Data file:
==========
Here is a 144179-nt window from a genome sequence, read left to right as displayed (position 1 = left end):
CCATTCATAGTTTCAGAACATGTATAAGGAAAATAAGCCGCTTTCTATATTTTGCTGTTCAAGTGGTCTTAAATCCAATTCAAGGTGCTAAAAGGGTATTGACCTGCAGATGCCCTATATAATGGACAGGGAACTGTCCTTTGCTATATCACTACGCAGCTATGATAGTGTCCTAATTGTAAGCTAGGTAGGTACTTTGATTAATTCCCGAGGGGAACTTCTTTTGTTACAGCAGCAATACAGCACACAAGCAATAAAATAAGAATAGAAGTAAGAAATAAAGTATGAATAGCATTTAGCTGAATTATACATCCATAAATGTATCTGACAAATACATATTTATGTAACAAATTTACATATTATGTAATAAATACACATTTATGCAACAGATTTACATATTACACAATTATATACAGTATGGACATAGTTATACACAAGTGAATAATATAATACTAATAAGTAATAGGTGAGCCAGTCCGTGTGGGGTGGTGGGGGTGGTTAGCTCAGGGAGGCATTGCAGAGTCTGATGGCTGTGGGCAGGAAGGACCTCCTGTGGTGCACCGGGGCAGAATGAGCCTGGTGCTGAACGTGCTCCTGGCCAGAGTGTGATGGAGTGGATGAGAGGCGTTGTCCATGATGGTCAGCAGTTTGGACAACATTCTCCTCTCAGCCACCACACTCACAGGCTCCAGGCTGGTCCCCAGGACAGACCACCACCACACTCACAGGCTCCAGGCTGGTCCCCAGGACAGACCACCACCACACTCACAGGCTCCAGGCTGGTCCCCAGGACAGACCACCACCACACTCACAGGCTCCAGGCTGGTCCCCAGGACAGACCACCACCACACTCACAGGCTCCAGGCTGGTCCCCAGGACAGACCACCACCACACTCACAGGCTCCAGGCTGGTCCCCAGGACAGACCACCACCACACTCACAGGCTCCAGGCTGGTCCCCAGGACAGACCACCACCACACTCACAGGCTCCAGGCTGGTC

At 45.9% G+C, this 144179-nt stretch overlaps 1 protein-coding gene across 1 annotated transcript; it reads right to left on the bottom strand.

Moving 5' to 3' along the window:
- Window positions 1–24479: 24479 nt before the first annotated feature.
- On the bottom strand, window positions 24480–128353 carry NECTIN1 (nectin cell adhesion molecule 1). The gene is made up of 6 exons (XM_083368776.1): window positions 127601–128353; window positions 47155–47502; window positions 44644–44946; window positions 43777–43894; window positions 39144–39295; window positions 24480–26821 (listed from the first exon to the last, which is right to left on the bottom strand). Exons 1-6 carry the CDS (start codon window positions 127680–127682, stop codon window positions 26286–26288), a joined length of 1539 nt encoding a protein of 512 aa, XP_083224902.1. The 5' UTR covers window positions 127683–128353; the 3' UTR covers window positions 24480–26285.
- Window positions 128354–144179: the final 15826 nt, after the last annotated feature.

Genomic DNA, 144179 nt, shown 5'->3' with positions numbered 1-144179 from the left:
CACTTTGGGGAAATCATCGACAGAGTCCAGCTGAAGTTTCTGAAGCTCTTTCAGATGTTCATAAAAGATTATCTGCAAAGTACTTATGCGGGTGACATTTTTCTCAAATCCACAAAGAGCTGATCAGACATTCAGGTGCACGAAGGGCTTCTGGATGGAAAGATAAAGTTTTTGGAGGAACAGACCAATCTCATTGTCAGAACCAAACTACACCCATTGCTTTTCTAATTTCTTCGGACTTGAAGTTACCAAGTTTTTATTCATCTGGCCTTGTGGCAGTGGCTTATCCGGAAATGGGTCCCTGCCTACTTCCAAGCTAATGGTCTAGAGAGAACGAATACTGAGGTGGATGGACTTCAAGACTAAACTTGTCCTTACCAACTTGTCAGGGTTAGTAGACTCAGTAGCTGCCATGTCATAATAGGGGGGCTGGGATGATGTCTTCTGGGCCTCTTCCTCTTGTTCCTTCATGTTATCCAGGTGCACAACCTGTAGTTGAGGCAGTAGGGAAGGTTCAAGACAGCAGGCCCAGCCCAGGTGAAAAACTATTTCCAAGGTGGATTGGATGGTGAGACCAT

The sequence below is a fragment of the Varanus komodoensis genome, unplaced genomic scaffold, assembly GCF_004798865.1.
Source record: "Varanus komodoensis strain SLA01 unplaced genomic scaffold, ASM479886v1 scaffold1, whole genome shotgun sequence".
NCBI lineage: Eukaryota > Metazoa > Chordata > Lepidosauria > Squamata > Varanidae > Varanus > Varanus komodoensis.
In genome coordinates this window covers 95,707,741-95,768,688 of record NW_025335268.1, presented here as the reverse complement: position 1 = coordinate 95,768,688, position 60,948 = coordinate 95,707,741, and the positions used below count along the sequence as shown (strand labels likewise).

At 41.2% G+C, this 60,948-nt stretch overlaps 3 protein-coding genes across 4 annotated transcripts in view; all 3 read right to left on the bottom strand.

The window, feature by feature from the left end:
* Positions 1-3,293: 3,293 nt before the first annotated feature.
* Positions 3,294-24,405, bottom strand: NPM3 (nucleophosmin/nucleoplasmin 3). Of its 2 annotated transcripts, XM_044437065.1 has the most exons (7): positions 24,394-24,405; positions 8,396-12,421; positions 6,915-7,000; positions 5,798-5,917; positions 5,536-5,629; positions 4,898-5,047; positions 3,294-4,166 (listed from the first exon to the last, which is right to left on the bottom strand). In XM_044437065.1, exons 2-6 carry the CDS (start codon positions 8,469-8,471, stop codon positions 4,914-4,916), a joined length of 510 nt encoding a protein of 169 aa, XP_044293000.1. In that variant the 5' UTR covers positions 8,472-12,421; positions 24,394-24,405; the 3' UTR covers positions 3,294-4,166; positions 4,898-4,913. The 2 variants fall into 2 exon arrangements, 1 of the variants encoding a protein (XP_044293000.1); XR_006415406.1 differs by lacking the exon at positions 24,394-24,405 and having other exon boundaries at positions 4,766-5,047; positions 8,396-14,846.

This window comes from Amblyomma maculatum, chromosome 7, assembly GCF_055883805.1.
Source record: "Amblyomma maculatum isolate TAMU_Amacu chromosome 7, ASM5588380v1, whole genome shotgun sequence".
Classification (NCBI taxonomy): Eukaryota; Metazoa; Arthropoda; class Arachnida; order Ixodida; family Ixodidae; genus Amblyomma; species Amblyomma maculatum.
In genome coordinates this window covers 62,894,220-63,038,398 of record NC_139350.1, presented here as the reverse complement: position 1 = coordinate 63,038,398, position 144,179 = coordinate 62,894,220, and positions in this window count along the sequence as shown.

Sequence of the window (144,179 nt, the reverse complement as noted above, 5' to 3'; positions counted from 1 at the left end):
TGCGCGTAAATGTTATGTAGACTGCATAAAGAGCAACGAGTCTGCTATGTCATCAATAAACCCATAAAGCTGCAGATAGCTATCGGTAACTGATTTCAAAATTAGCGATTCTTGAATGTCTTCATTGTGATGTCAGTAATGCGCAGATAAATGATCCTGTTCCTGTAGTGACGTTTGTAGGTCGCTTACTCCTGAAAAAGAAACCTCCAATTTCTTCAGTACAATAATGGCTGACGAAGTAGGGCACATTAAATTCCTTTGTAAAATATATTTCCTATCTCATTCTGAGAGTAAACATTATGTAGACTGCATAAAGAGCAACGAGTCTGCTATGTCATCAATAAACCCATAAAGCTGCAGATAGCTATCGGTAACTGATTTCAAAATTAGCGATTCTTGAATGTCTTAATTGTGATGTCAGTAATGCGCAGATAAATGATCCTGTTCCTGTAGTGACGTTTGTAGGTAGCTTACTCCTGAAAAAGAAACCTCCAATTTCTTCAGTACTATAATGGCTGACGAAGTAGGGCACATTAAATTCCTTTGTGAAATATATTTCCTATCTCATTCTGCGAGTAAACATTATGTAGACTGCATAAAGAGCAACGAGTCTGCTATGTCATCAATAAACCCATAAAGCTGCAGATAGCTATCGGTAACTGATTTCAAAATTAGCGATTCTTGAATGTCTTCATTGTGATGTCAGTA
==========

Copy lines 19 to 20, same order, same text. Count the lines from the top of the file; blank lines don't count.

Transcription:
Source record: "Amblyomma maculatum isolate TAMU_Amacu chromosome 7, ASM5588380v1, whole genome shotgun sequence".
Classification (NCBI taxonomy): Eukaryota; Metazoa; Arthropoda; class Arachnida; order Ixodida; family Ixodidae; genus Amblyomma; species Amblyomma maculatum.